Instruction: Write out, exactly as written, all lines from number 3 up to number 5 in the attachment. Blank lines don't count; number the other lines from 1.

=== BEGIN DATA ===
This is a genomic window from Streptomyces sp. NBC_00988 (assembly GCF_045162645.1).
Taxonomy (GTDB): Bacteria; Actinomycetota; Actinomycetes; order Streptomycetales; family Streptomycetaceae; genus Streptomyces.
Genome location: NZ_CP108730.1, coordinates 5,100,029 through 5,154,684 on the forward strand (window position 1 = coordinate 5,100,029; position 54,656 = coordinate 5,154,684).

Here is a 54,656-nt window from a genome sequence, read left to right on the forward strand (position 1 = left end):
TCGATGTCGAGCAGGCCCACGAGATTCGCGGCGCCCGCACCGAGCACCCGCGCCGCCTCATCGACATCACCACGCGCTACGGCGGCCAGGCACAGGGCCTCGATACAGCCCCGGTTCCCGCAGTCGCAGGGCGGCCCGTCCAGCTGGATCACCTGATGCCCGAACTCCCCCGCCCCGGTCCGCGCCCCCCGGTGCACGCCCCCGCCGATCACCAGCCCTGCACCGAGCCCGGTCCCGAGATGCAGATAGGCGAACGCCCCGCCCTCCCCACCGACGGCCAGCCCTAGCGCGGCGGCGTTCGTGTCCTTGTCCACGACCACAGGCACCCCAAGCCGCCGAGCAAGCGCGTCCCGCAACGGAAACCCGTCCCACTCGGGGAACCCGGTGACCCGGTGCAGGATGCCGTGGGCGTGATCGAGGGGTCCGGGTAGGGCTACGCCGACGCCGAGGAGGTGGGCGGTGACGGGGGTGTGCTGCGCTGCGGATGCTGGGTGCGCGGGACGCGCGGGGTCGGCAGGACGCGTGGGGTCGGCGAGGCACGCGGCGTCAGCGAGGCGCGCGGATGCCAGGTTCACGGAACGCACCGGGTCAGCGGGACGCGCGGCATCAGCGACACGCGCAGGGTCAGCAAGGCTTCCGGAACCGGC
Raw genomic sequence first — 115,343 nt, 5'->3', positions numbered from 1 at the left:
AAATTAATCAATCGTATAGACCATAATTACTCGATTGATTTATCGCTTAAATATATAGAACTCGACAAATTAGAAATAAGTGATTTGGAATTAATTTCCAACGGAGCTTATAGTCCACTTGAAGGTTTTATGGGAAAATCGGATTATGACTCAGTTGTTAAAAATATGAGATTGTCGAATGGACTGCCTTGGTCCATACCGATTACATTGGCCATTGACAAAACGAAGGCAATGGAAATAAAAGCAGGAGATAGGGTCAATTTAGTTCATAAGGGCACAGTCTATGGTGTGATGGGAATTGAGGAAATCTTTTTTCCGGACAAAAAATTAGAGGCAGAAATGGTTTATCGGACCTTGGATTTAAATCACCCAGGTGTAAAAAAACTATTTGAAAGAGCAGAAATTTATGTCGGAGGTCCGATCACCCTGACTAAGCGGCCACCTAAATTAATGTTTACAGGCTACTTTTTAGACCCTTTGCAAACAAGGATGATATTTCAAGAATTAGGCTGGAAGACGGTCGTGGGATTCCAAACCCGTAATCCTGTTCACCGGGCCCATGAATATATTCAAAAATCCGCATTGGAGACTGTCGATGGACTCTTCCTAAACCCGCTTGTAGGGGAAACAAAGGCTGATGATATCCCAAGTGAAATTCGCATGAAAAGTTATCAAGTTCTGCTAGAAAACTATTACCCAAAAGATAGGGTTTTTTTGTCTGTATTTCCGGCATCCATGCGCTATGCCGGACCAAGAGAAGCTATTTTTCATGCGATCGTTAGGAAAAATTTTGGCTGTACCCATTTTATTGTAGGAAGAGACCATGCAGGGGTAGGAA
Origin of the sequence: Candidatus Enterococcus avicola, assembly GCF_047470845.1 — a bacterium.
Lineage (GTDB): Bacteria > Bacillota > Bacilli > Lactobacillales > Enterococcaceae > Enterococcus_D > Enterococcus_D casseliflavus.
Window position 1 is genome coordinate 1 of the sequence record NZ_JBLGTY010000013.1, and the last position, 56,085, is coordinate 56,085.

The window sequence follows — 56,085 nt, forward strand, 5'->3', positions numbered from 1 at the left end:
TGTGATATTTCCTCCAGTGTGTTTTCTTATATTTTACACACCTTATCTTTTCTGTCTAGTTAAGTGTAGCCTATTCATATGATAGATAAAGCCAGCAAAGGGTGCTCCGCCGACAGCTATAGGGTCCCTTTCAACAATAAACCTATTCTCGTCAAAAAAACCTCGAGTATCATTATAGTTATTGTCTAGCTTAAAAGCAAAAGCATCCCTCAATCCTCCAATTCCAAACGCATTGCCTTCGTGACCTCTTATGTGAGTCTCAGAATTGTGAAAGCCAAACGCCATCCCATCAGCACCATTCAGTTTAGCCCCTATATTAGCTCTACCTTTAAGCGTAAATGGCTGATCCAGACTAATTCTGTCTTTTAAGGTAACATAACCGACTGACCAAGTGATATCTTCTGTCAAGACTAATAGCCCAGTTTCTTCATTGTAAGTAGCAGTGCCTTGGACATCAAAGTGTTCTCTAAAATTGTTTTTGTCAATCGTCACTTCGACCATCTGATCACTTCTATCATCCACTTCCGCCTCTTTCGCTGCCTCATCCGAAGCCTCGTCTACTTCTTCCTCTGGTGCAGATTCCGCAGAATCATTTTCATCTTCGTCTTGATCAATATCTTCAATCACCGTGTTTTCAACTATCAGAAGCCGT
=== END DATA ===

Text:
Genome location: NZ_CP108730.1, coordinates 5,100,029 through 5,154,684 on the forward strand (window position 1 = coordinate 5,100,029; position 54,656 = coordinate 5,154,684).

Here is a 54,656-nt window from a genome sequence, read left to right on the forward strand (position 1 = left end):
TCGATGTCGAGCAGGCCCACGAGATTCGCGGCGCCCGCACCGAGCACCCGCGCCGCCTCATCGACATCACCACGCGCTACGGCGGCCAGGCACAGGGCCTCGATACAGCCCCGGTTCCCGCAGTCGCAGGGCGGCCCGTCCAGCTGGATCACCTGATGCCCGAACTCCCCCGCCCCGGTCCGCGCCCCCCGGTGCACGCCCCCGCCGATCACCAGCCCTGCACCGAGCCCGGTCCCGAGATGCAGATAGGCGAACGCCCCGCCCTCCCCACCGACGGCCAGCCCTAGCGCGGCGGCGTTCGTGTCCTTGTCCACGACCACAGGCACCCCAAGCCGCCGAGCAAGCGCGTCCCGCAACGGAAACCCGTCCCACTCGGGGAACCCGGTGACCCGGTGCAGGATGCCGTGGGCGTGATCGAGGGGTCCGGGTAGGGCTACGCCGACGCCGAGGAGGTGGGCGGTGACGGGGGTGTGCTGCGCTGCGGATGCTGGGTGCGCGGGACGCGCGGGGTCGGCAGGACGCGTGGGGTCGGCGAGGCACGCGGCGTCAGCGAGGCGCGCGGATGCCAGGTTCACGGAACGCACCGGGTCAGCGGGACGCGCGGCATCAGCGACACGCGCAGGGTCAGCAAGGCTTCCGGAACCGGC